Data, information, and knowledge hierarchy.   There is a hierarchy of data that is transformed to information and information can be aggregated to knowledge as shown in Figure 1. From this we can see that there is considerably more data than information, reflecting the origin of information from the underlying data. There is also more information than knowledge, again reflecting the extraction process. However, one person’s information is another’s data. For example, one can take the cumulative information and knowledge for a specific product batch and use it as data in a product quality review (5).    However, according to the MHRA guidance the definition of data is:   Information derived or obtained from raw data (for example, a reported analytical result) (4)   This definition is misleading. Data cannot equate to information as we can see from Figure 1. Information can be derived or obtained by processing or interpreting data; however, data can never be equated to the information derived. As shown in Figure 3, after the acquisition of data there is a conversion to information (secondary level) and then to knowledge (tertiary level). The figure is also incomplete as we can see from our definition of primary analytical record and that contained in the Principle of EU Chapter 4 (6).   Integrity of the whole acquisition, conversion, and retention processes must be assured. Ensuring the integrity of information and knowledge is just as vital as ensuring the integrity of data.      

Definition of a Primary Analytical Record

  In principle, a primary analytical record must be complete, accurate, and contemporaneous, which will lead to the ALCOA+ criteria that we will discuss later in this column. The GMP traceability criteria of who did what, when, and why is applied throughout the generation and interpretation of the data and to the calculation of the reportable result. These principles should also be applicable to other regulatory disciplines (for example, Good Laboratory Practice and Good Clinical Practice) as well as quality systems such as ISO 9001 and ISO 17025.   What do the EU regulations say? In the Principle of EU GMP chapter 4 (6) on documentation the two main document types (instructions and records) are presented. When executed instructions, for example, a standard operating procedure (SOP) or analytical procedure, when executed result in the generation of records or evidence that the procedure has been followed. The chapter also mentions the concept of raw data (6):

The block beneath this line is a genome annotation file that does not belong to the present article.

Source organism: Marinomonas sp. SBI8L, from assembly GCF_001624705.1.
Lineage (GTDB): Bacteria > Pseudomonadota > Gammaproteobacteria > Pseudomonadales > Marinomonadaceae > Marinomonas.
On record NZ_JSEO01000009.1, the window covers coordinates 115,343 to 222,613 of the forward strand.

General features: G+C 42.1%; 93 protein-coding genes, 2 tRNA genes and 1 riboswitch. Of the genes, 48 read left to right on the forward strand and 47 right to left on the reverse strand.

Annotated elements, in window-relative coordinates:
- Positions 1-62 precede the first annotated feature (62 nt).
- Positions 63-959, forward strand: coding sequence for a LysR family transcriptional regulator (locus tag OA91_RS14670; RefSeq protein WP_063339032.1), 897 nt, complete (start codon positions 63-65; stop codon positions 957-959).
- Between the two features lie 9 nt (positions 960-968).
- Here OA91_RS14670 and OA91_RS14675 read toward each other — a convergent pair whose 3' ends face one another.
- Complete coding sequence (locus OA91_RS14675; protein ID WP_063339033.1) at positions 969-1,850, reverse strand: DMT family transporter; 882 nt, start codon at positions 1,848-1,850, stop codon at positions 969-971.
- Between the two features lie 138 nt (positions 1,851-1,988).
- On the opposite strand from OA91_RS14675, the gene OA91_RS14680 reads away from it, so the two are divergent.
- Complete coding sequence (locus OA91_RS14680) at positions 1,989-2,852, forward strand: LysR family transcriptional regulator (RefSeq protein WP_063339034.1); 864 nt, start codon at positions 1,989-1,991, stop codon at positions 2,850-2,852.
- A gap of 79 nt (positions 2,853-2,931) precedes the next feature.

Provide evidence

of various actions taken

to demonstrate

compliance with instructions,

e.g. activities, events, investigations, and in the case of manufactured batches a history of each batch of product, including its distribution.   

Records include the raw data which is used to generate other records.

For electronic records regulated users should define which data are to be used as raw data. At least, all data on which quality decisions are based should be defined as raw data.    While Chapter 4 (6) talks about raw data there is no overarching term for an analytical batch record or the collection of data resulting from quality control testing. Chapter 6 on quality control merely requires that test documents pertaining to batch release need to be retained (7).   Therefore, in the absence of a suitable definition, we would like to put forward a definition of primary analytical record in two parts as:   A primary analytical record consists of all the data, information, and knowledge input or generated in the course of executing an analytical procedure from the sample to the reportable value to assure traceability and integrity.    The adequacy of an enduring primary analytical record is its demonstrable ability to align with data integrity principles.   This definition works for both hybrid and electronic laboratory computerized systems (heterogeneous and homogeneous systems, respectively, if we use the EU GMP Chapter 4 terminology).